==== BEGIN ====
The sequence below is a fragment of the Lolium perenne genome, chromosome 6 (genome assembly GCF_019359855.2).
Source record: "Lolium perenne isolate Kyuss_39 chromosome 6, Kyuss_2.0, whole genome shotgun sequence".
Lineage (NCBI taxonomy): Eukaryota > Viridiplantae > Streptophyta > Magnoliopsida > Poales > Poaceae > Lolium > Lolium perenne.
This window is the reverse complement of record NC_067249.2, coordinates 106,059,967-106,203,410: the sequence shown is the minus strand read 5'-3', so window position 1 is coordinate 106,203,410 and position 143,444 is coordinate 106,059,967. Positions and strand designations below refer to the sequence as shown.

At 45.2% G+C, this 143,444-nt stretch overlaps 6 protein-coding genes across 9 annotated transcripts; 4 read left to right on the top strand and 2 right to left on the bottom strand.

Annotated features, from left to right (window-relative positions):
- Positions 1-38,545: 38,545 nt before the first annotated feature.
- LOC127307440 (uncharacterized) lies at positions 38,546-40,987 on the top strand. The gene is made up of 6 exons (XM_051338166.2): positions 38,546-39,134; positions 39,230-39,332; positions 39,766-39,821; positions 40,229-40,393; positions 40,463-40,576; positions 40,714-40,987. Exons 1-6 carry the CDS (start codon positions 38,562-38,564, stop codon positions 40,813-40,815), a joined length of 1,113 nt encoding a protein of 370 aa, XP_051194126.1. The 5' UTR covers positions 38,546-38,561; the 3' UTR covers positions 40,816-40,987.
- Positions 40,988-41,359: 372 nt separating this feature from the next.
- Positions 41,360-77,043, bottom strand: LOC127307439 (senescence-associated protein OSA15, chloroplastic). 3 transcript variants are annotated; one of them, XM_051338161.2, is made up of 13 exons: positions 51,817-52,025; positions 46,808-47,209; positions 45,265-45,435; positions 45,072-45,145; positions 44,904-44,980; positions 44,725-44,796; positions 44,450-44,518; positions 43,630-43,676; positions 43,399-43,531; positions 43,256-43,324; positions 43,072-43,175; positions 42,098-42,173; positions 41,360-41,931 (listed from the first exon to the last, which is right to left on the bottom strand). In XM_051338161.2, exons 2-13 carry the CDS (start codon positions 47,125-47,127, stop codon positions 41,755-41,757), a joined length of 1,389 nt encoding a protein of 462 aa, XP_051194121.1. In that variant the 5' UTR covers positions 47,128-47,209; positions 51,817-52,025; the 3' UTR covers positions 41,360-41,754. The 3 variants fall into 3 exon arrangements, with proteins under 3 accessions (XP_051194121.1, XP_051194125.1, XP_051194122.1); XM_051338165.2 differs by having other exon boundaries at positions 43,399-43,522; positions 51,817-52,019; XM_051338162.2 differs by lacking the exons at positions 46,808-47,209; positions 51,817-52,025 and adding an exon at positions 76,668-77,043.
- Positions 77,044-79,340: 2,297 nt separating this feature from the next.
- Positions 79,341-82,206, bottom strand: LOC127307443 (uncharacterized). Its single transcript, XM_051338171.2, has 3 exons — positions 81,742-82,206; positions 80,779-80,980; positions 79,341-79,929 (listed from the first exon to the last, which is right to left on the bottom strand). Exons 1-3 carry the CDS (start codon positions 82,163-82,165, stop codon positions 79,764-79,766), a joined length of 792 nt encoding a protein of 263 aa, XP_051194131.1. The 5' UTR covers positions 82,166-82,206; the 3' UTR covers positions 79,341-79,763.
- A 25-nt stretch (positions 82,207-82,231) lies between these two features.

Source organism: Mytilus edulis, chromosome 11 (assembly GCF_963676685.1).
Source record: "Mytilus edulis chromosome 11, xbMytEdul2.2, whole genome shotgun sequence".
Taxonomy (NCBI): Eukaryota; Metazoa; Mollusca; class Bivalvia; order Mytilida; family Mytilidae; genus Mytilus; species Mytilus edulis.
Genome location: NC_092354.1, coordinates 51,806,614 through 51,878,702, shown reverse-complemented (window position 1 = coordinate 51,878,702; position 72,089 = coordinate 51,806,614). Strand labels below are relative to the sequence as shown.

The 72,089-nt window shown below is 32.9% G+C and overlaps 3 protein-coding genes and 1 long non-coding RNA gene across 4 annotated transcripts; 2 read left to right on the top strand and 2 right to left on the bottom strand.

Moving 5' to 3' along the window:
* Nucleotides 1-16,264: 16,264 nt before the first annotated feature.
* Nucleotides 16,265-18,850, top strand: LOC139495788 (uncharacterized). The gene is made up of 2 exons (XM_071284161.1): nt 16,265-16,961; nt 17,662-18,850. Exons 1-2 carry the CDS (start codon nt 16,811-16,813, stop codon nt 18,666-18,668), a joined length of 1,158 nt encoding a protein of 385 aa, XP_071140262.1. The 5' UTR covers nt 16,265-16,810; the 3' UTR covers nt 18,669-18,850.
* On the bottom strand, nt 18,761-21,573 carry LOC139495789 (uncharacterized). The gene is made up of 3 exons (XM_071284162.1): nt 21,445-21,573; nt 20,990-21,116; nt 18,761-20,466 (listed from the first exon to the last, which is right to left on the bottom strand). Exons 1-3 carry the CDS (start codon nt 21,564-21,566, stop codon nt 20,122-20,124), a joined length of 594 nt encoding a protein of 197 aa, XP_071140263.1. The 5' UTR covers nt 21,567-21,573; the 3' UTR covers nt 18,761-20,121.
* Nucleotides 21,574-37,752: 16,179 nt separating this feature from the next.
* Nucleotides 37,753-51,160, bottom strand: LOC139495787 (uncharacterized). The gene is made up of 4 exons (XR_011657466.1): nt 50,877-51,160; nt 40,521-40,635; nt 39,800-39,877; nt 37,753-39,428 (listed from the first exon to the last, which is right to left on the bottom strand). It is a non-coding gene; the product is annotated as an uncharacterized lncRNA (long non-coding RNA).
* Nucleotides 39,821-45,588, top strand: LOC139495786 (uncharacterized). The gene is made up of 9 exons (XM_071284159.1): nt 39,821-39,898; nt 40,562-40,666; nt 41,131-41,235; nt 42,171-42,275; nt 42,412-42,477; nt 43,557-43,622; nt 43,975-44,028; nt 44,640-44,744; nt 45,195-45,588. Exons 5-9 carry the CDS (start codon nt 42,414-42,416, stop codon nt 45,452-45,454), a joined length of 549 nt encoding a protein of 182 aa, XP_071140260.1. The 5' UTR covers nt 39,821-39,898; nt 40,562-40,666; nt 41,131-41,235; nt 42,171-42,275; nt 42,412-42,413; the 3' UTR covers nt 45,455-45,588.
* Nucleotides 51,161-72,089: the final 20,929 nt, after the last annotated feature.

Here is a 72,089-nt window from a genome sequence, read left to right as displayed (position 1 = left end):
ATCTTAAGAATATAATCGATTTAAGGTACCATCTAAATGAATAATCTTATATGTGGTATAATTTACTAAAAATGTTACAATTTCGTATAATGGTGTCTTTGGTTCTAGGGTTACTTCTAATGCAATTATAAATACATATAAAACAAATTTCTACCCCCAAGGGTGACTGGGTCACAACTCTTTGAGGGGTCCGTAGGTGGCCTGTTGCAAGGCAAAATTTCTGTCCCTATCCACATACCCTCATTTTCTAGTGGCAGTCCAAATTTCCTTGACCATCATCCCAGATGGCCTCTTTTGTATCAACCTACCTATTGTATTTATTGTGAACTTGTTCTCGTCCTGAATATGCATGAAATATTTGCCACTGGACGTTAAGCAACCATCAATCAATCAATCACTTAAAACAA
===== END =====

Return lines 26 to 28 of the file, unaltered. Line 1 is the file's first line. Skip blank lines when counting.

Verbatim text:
* Nucleotides 51,161-72,089: the final 20,929 nt, after the last annotated feature.

Here is a 72,089-nt window from a genome sequence, read left to right as displayed (position 1 = left end):
ATCTTAAGAATATAATCGATTTAAGGTACCATCTAAATGAATAATCTTATATGTGGTATAATTTACTAAAAATGTTACAATTTCGTATAATGGTGTCTTTGGTTCTAGGGTTACTTCTAATGCAATTATAAATACATATAAAACAAATTTCTACCCCCAAGGGTGACTGGGTCACAACTCTTTGAGGGGTCCGTAGGTGGCCTGTTGCAAGGCAAAATTTCTGTCCCTATCCACATACCCTCATTTTCTAGTGGCAGTCCAAATTTCCTTGACCATCATCCCAGATGGCCTCTTTTGTATCAACCTACCTATTGTATTTATTGTGAACTTGTTCTCGTCCTGAATATGCATGAAATATTTGCCACTGGACGTTAAGCAACCATCAATCAATCAATCACTTAAAACAA